The wardrobe and teapot traded glances. "Trying to save someone you love isn't foolish, dear," Mrs. Potts said. "And an unselfish deed usually has a way of coming back to us."

Belle wasn't sure if what she'd done could be considered entirely unselfish. After all, one of the deciding factors in her choice had been sparing herself the embarrassment of being whispered about in the village as well as the constant grief and humiliation that would be her lot if she married Gaston.

Mrs. Potts must have seen the uncertainty on Belle's face, because she said, "Cheer up, child. It may yet turn out all right in the end."

"I hope so," replied Belle. She wished she could believe that something good would come of all she had lived through in the past year, but she just couldn't see how.

Again, teapot and wardrobe exchanged glances. Then Mrs. Potts seemed to collect herself. "Oh, listen to us, jabbering away when there's supper to get on the table. You need to get ready, dear. Come along, Chip." She led the way out the door.

"'Bye!" the cup called to Belle as he hopped out the door in great leaping strides. Belle couldn't resist a smile and a wave in return. The little thing was so charming.

"Isn't he just adorable?" Madame sighed, echoing Belle's thoughts. "He brightens us all on our darkest days."

"Yes, I can see that," Belle agreed.

The wardrobe extended a door, which Belle took and allowed Madame to help her to her feet.

"Well now that it's just us," Madame said cheerfully. "What shall we dress you in for dinner?"

"Dinner?" Belle repeated. Despite Mrs. Potts' hurried departure, she had forgotten about it. And the order that she had no choice but to attend. A strange hot-cold feeling settled around her heart. It was the same feeling that led her to refuse Gaston's offers of marriage time after time, when logic and custom and even her own fear said she should have just given in.

"Of course, dear," the wardrobe was saying gaily. "I've got so many things in my drawers I've been just dying to take out!"

"That's very kind of you…" Belle began, but Madame was already extracting a pink silk confection and waving it around like a graceful banner.

"Here we are, you'll look ravishing in this one! I've been saving it for just such an occasion. How wonderful that you're so well-developed!"

"…but I'm not going to dinner," Belle finished. She chose to ignore the comment about her bosom, though it made her want to wince. She had been decently well-endowed before, but pregnancy had seen fit to improve her in that area even more.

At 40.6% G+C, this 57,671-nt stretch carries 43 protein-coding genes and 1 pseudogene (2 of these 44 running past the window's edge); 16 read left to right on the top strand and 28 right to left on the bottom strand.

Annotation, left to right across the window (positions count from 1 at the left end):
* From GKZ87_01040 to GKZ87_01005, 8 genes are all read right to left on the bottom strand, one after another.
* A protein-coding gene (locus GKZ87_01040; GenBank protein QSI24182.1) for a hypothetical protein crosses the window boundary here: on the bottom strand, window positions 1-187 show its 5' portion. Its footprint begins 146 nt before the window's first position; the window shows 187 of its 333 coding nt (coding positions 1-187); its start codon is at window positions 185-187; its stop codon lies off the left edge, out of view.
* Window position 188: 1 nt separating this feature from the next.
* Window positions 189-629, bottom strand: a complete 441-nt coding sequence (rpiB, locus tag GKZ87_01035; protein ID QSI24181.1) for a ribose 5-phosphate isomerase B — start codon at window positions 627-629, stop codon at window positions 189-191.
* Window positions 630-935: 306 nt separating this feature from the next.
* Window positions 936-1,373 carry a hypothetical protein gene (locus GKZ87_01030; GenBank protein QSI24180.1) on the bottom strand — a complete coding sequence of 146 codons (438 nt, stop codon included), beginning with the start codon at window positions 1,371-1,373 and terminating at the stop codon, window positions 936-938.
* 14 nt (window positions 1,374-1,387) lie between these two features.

"But you must go to dinner!" Madame cried, shocked. "The Master—"

They were interrupted by a knock on the door. Into the room scurried…a clock. A mantel clock, that ticked and had a clearly moving pendulum inside. Belle, though starting to get used to inanimate objects being alive, backed up. Her knees hit the bed and folded, so that she sat down with a plop.

The clock tactfully ignored her reaction. It—he—bowed low. "Ahem. Dinner is served."

The wardrobe waggled her doors in a gesture very reminiscent of throwing up her hands in exasperation. "She says she's not going!"

"What?" the face on the clock's face looked thoroughly alarmed. "But, mademoiselle, you must attend. The Master specifically ordered—"

"I know what he ordered," Belle interrupted. "And you can tell him I have no intention of coming down. I'm not hungry."

"But—but—but—" For a moment, Belle thought the clock was going to stop ticking, so great was his distress.

"He'll be angry," whispered Madame, in a tone that suggested there could be nothing worse.

For some reason, Belle could not bring herself to care. "I've seen him angry before. I may be his prisoner, but I don't have to do what he says." She folded her arms.

Wardrobe and clock were now both clearly frightened. "What should we do?" asked Madame in a stage whisper.

The clock gulped, and seemed to square his shoulders. "See if you can reason with her," he said. "I'll…I'll go…go tell the Master." He looked terrified at the very prospect, but nevertheless nodded politely to Belle. "Mademoiselle, I strongly urge you to reconsider."

He left, closing the door behind him. Despite her resolve, Belle could not help swallowing. What had she gotten herself into? Well, there was no backing out now. The Master might be a terrifying monster, but he could do no worse to her than she had already survived.

Kissed by a Rose

A Beauty & the Beast Story
by SamoaPhoenix9

Part 8 of 33